According to the allegations in a recently filed complaint, Defendant Implementation Management Assistance, Inc. (“IMA”) hired a long-time employee, Liana Hans, away from competitor Plaintiff Triage Consulting Group, Inc. (“Triage”). Hans allegedly had intimate knowledge of Triage’s proprietary systems and allegedly shared that knowledge with IMA, in derogation of her confidentiality agreement with Triage. IMA thereafter recruited another Triage employee, Sara Lewis, with the expressly stated purpose of allegedly seeking to use Triage’s proprietary information and to steal Triage’s clients. Hans and Lewis allegedly assisted in the development of IMA’s own version of Triage’s proprietary software.
After Triage notified IMA that it believed IMA possessed its proprietary information, IMA allegedly agreed to allow Triage to investigate, to remove any Triage information on its systems, and to pay for the investigation and any removal. Rather than proceeding, however, IMA terminated Hans and allegedly recanted on its agreement to remove Triage’s proprietary information from its system and to pay for the investigation. IMA also continued to employ Lewis.
Triage then brought suit. Triage Consulting Group, Inc., v. Implementation Management Assistance, Inc., No. 12-4266 (E.D. Pa.)
IMA sought dismissal of Triage’s Pennsylvania Uniform Trade Secrets Act (“PUTSA”) and breach of contract claims against Lewis and intentional interference with contractual relations claim against IMA. IMA argued that Lewis’s mere knowledge or acquiescence of Hans’ alleged improper use of Triage’s information did not amount to “misappropriation” under the PUTSA. The court concluded that Triage adequately alleged that Lewis knew or should have known that she was using Triage’s proprietary information to assist IMA in creating copycat systems, and that, in the ordinary course of her business with IMA, Lewis knew or had reason to know that she used Triage’s proprietary information and whoever divulged it had a duty of secrecy to Triage.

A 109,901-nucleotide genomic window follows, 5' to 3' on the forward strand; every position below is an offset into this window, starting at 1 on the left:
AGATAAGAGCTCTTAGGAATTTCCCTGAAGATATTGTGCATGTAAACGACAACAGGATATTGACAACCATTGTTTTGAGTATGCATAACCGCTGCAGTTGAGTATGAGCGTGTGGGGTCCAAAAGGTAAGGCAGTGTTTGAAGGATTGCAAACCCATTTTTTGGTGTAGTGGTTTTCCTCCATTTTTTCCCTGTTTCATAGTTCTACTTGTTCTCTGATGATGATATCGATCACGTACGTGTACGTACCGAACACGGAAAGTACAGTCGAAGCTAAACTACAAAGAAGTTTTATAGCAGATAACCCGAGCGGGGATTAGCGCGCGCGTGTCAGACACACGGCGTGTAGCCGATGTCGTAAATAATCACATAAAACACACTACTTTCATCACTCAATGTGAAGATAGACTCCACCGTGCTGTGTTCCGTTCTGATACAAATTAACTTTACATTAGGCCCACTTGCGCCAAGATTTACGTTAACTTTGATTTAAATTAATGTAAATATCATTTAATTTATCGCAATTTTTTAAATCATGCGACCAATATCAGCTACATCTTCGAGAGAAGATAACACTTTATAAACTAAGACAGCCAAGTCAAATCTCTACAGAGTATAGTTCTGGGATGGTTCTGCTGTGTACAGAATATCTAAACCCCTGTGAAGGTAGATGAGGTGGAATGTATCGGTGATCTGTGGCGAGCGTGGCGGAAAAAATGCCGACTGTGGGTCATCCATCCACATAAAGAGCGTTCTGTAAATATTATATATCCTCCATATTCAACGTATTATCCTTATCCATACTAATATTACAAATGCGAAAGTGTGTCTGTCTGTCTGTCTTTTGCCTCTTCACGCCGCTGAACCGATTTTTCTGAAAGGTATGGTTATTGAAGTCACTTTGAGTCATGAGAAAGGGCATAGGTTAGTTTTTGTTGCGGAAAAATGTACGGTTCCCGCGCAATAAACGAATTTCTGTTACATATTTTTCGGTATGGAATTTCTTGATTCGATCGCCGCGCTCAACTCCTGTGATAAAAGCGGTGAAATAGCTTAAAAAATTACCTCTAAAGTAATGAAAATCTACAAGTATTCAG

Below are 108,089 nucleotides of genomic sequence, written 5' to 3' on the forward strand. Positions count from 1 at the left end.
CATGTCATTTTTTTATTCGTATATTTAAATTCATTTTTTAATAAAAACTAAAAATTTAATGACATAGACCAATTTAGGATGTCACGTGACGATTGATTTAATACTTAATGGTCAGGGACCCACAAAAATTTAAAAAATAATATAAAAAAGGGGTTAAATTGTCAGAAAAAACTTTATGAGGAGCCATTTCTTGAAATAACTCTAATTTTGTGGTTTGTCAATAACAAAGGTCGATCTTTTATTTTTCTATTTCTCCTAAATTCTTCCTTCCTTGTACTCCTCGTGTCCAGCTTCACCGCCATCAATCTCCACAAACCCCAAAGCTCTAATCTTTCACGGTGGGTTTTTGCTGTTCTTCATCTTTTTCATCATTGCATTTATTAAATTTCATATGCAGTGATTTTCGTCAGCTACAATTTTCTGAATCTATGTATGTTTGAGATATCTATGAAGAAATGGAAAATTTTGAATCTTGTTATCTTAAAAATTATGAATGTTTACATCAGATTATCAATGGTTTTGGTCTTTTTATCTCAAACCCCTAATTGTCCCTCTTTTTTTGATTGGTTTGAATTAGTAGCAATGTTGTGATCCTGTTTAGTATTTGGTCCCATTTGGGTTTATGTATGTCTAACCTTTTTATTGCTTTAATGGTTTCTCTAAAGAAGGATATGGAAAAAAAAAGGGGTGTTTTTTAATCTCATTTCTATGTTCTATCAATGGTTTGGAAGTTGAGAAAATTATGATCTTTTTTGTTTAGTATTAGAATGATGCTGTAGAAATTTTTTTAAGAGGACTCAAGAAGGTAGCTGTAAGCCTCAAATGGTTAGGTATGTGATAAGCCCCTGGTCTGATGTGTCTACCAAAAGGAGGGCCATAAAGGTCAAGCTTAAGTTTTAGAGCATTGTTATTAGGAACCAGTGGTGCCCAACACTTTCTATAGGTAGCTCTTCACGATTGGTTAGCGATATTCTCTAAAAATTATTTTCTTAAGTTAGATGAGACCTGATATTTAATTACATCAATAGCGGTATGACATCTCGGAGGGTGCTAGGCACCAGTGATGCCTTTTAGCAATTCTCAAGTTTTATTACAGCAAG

The court also denied the motion to dismiss as to the breach of contract claim and tort claim on the grounds that, although the PUTSA generally preempts “tort, restitutionary, and other Pennsylvania law,” the PUTSA does not preempt breach contract claims against Lewis, and the tort claim was properly pled in the alternative.
This case is a cautionary tale for employers seeking to hire competitors’ employees. It also serves to demonstrate the variety of opinion across the country regarding trade secret preemption.